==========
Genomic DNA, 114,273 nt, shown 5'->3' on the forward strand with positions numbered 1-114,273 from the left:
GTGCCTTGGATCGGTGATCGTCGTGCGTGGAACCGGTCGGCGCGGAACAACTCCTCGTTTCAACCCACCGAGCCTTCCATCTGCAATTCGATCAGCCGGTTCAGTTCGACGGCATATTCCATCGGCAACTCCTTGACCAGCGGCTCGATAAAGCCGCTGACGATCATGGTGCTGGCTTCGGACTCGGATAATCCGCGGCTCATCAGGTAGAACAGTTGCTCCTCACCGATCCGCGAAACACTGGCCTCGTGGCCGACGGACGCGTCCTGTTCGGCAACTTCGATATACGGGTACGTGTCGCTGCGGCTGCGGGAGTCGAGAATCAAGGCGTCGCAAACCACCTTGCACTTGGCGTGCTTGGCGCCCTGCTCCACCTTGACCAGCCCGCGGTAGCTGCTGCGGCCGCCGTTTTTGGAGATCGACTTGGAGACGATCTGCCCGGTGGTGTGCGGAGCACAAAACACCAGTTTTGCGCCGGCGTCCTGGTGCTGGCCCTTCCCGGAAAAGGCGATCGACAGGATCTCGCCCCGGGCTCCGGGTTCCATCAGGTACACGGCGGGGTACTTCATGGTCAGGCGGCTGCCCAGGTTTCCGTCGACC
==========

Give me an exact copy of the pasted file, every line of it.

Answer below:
Genomic DNA, 114,273 nt, shown 5'->3' on the forward strand with positions numbered 1-114,273 from the left:
GTGCCTTGGATCGGTGATCGTCGTGCGTGGAACCGGTCGGCGCGGAACAACTCCTCGTTTCAACCCACCGAGCCTTCCATCTGCAATTCGATCAGCCGGTTCAGTTCGACGGCATATTCCATCGGCAACTCCTTGACCAGCGGCTCGATAAAGCCGCTGACGATCATGGTGCTGGCTTCGGACTCGGATAATCCGCGGCTCATCAGGTAGAACAGTTGCTCCTCACCGATCCGCGAAACACTGGCCTCGTGGCCGACGGACGCGTCCTGTTCGGCAACTTCGATATACGGGTACGTGTCGCTGCGGCTGCGGGAGTCGAGAATCAAGGCGTCGCAAACCACCTTGCACTTGGCGTGCTTGGCGCCCTGCTCCACCTTGACCAGCCCGCGGTAGCTGCTGCGGCCGCCGTTTTTGGAGATCGACTTGGAGACGATCTGCCCGGTGGTGTGCGGAGCACAAAACACCAGTTTTGCGCCGGCGTCCTGGTGCTGGCCCTTCCCGGAAAAGGCGATCGACAGGATCTCGCCCCGGGCTCCGGGTTCCATCAGGTACACGGCGGGGTACTTCATGGTCAGGCGGCTGCCCAGGTTTCCGTCGACC